One way to immediately protect oneself from this is to be aware of and recognize when a male is being pressuring regarding sex and/or drinking alcohol, and to remove oneself from that situation as quickly as possible. Regarding some males, as soon as a female says, “No,” that becomes a cue for them to work more quickly toward raping their target. So, in order to excuse oneself from such a situation, a female should not draw attention to feeling uncomfortable, wanting to leave, or desiring to return home, but should use some other excuse to leave the situation that will not escalate any potential for the male to commit sexual trauma toward her.
Other ways for females to protect ourselves is to recognize and be aware of males who are members of college fraternities, football and/or other sports teams, and who are in the military. This also applies to males who serve in professions that support a strong male patriarchy and hierarchy, including the Catholic Church and other employers or volunteer organizations. Unfortunately, males in many male groups often protect each other with a code of silence regarding offenses and/or crimes that may occur by their members. When such offenses are brought to the attention of their superiors or the authorities, they may continue to be protected by other males, however it is important for such offenses to be officially reported and documented.
Something else for females to keep in mind is that some males believe that rape is sex, and that if they want it, they are going to “take” it by whatever means necessary. Because some males believe that their action of raping another is sex, they seem to think they are “being men,” experiencing a “rite of passage,” and being “one of the guys.” They may brag to peers about their sexual prowess, and how a female who was targeted was “easy,” “slutty,” or “trashy,” thus causing other male peers to become interested in targeting her, as well. Females must be aware that males talk, and that their talk among each other may not reflect a realistic or accurate portrait of what occurred. So, when other males appear “interested,” females must be aware that their interest may not be genuine, but may be based only on the inaccurate perspectives received from the males’ peer(s).
A big disadvantage for women in our society is that society teaches girls to always be agreeable, cooperative, and nice, and to look up to males, respecting them and holding them in high esteem. Certainly, many males are worthy of trust, respect, and being viewed positively. However, for girls who become women who have been taught to trust, respect, and view positively those who should not be, they may be more easily targeted for and experience sexual traumas. Those who target others seek vulnerability. Those who have any potential for being targeted should be aware of this, and also be aware of the other ways identified and described in this post to protect themselves.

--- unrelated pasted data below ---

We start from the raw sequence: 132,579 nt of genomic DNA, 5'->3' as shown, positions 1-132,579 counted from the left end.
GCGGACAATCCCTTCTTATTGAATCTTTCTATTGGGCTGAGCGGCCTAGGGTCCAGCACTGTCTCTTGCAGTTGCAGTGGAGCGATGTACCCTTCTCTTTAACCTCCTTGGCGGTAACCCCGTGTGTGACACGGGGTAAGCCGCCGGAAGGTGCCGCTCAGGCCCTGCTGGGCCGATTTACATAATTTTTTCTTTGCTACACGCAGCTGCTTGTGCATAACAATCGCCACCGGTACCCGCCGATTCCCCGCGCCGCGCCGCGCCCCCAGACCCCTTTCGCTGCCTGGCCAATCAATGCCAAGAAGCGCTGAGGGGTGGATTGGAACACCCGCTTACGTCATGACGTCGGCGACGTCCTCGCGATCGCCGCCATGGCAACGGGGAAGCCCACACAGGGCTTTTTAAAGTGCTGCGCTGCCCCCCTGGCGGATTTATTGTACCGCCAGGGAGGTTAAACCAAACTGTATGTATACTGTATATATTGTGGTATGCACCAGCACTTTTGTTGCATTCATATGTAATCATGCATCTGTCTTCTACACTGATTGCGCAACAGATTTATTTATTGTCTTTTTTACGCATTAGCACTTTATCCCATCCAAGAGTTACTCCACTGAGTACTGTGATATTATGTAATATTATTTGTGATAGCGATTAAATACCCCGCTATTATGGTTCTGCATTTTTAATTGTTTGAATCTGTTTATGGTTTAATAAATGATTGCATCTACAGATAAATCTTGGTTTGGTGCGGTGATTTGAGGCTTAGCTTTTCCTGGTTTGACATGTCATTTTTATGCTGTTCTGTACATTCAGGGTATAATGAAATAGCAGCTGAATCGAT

Again, when a person experiences sexual trauma, the person who was the offender should be held responsible and accountable, not the survivor or victim. A person may take every action to try to protect herself or himself from sexual trauma, and it may still occur. Therefore, it is imperative for the survivor to know that he or she is not at fault and not to blame. Those who offend have had experiences and/or learning that causes them to believe that it is acceptable for them to commit sexual offenses and/or traumas against others.
If you know of anyone who has experienced sexual trauma, consider going with them to report the crime. Consider accompanying them to their doctor. Perhaps, refer them to and go with them to a rape crisis agency. There are trained professionals who are very sensitive toward survivors of sexual traumas, and there are other trained professionals who are not sensitive at all, but blaming and revictimizing. Survivors and victims of sexual traumas must be supported on their journey to healing. And, society must take every possible action to educate about and protect people of all ages from experiencing sexual traumas. Respecting and honoring others and their bodies is all-important in establishing and maintaining healthy relationships.